Basic Information:
Forests


Forests cover about a third of Earth's surface. Half of all known plant and animal species, and 20 to 25% of all arthropod species, inhabit forests, particularly forests in warm tropical regions. Forests are the source of some of the world's most important renewable resources, including timber, paper goods, and non-wood products such as fruit, cocoa, coconut, rubber, and medicines. Forest ecosystems help clean the air, provide drinking water, prevent erosion, and preserve biodiversity. For many people, forests are places of recreation, aesthetic beauty, and spiritual value.

Forests also reduce the impacts of climate change. Forest ecosystems provide some of the world's largest carbon sinks, or storehouses. During photosynthesis, trees absorb carbon dioxide, a greenhouse gas, and release oxygen. The carbon is then stored, or sequestered, in roots, trunks, branches, and leaves. Carbon uptake slows as trees mature, but many old-growth forests continue to sequester carbon in the soil for hundreds of years. Worldwide, forests sequester "the largest fraction of terrestrial ecosystem carbon stocks . . . equivalent to about 220% of atmospheric carbon." i


Unfortunately, forests are being rapidly destroyed in many parts of the world. They are cleared for agriculture or pasture, logged, mined, and degraded by human land-use practices, such as fire suppression. When forests are cleared, the stored carbon is released back into the atmosphere. Scientists estimate that tropical deforestation alone is responsible for 20% of all anthropogenic carbon dioxide emissions that contribute to global warming.

Forests, indispensable for their role in the carbon cycle, will not themselves endure climate change unchanged. As the climate warms, ecosystem composition will likely shift. Trees will die and species will change. Such shifts can decrease or even reverse the carbon uptake of a forest, causing a "carbon flux." Additional carbon in the atmosphere will then further catalyze climate change, creating a negative loop of intensification.



While warming temperatures are partly to blame, trees must also contend with more-frequent and severe disturbance events such as droughts, insects, and fires. Trees already stressed by drought are most susceptible. Massive tree die-backs result from bark beetle infestations, drought, and warmer temperatures; this is already evident in the piņon-juniper woodlands of the American West and Canada's boreal forests. According to the IPCC, boreal forests-coniferous forests covering parts of Alaska, Canada, northern Europe, and Russia-are most vulnerable to disturbance events.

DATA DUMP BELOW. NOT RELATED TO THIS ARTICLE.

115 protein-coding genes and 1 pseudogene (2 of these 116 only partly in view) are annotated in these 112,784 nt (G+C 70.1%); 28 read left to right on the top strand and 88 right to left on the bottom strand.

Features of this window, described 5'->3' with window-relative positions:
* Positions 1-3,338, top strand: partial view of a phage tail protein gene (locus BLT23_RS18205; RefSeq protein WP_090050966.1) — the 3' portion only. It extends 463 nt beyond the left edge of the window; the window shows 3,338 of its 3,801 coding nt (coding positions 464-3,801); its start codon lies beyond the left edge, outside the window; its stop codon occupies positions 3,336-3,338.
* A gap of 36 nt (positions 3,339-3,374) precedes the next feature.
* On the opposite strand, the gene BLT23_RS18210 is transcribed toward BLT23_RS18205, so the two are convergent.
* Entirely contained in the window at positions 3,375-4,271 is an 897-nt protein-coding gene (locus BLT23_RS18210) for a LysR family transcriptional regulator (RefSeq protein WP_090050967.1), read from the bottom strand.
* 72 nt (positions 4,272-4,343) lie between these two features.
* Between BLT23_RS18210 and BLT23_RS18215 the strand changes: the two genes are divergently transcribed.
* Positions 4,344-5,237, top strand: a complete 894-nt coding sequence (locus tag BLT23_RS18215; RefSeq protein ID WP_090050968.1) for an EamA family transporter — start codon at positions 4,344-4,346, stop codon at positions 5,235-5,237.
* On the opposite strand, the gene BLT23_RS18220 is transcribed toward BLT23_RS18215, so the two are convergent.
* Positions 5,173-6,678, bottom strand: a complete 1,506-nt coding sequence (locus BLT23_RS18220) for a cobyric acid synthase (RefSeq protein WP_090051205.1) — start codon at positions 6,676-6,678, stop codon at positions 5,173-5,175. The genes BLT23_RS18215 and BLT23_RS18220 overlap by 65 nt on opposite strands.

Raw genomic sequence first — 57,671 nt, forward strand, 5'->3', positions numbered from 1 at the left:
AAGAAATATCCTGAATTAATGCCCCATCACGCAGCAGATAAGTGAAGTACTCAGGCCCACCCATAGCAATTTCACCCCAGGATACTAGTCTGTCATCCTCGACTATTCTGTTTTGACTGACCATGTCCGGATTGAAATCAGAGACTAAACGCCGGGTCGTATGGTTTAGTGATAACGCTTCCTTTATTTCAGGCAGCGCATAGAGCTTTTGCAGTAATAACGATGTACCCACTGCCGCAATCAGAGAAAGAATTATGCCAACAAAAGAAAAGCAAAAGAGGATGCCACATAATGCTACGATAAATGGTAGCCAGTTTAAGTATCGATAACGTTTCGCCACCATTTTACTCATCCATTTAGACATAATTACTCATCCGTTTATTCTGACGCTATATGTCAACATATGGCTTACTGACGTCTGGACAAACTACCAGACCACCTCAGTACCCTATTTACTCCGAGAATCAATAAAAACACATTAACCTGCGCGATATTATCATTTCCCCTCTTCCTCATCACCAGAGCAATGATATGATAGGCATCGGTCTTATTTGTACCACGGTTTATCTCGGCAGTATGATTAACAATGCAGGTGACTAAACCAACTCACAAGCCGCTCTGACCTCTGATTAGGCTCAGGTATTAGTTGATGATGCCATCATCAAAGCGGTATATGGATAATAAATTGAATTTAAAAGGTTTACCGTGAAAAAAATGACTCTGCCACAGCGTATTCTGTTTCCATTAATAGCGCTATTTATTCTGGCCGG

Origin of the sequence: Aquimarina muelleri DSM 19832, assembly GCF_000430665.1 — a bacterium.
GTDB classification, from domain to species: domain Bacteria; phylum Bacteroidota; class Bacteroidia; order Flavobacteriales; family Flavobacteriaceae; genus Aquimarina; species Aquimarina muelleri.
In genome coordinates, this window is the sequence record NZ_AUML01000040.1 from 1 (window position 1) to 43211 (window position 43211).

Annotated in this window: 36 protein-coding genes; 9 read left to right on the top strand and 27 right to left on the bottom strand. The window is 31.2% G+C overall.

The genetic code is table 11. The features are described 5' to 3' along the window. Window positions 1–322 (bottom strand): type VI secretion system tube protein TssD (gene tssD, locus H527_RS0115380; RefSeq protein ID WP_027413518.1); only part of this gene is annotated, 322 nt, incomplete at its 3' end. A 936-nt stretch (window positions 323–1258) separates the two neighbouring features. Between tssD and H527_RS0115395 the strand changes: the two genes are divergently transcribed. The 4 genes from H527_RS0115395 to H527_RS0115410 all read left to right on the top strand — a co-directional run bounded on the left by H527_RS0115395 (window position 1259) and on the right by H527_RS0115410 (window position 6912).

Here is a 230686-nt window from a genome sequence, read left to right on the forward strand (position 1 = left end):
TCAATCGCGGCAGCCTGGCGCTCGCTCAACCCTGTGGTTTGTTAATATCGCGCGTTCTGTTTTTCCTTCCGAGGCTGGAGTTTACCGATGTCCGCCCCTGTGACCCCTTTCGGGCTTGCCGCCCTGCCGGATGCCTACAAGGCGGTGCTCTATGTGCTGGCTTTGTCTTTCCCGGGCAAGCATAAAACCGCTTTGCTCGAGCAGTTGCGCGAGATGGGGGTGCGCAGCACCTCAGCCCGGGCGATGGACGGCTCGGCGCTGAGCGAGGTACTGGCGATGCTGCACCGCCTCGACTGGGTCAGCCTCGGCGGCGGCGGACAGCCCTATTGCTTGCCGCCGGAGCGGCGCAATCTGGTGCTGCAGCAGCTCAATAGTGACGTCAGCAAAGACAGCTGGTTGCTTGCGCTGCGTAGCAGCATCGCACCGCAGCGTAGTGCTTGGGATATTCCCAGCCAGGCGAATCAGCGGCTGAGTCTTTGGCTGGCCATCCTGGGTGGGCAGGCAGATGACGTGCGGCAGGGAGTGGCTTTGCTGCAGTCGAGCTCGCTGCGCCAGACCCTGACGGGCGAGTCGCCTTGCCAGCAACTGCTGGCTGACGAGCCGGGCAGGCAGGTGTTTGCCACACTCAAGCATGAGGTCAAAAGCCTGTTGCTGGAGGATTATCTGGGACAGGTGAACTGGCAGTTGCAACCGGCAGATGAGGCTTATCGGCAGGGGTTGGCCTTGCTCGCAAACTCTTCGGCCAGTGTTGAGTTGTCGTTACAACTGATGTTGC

As temperatures warm, mountain and other high-altitude habitats will be increasingly encroached upon by adjacent lowland biomes.ii In turn, boreal forests will likely migrate northward and invade arctic tundra. Some models project that with a doubling of atmospheric CO2, forests will replace between 11 and 50% of tundra.

One of the most significant elements of climate change impacts associated with changing land composition is the loss of biodiversity and other ecosystem services, such as water and air filtration. Such risks are especially virulent in biodiversity "hotspots," such as equatorial and temperate rainforests. According to IPCC research, most species extinction and extirpation related to climate change will occur in the early 21st century. Climate change will only exacerbate the worldwide extinction crisis caused by other anthropogenic factors, most notably tropical deforestation. The International Union for the Conservation of Nature reports that one in four mammals may be at risk.

For some Native peoples, forests are the embodiment of harmony and balance-a complex system working together seamlessly to create a balanced web of life. Their value lies beyond the price of timber, and thus their destruction is more catastrophic for Native people. From time immemorial, indigenous cultures have relied on forests for food, shelter, and medicines, as well as spiritual and mental health. Global warming may disrupt the ability of forests to provide subsistence for those who rely on them-plants, animals, and humans alike. For example, climate change is impacting Native basket weavers of the American Northeast who rely on brown ash. Drought and insect infestations have predisposed the tree species to high mortality rates, which will intensify as climate change progresses. Other tribes are finding medicines and other traditional plants difficult or impossible to collect as forest composition changes. As climate change disrupts the forest system, traditional life ways may likewise be thrown into turmoil until Earth once again finds her balance.



  1. Fischlin, A. et al. 2007. "Ecosystems, their properties, goods, and services. Climate Change 2007: Impacts, Adaptation and Vulnerability." Contribution of Working Group II to the Fourth Assessment Report of the Intergovernmental Panel on Climate Change. M.L. Parry, O.F. Canziani, J.P. Palutikof, P.J. van der Linden and C.E. Hanson [Eds.]. Cambridge University Press, Cambridge, 211-272. p. 227.

  2. Fischlin, A. et al. 2007. "Ecosystems, their properties, goods, and services. Climate Change 2007: Impacts, Adaptation and Vulnerability." Contribution of Working Group II to the Fourth Assessment Report of the Intergovernmental Panel on Climate Change. M.L. Parry, O.F. Canziani, J.P. Palutikof, P.J. van der Linden and C.E. Hanson [Eds.]. Cambridge University Press, Cambridge, 211-272. p. 228.




©2002 Institute for Tribal Environmental Professionals & Northern Arizona University
Last updated: February 6, 2009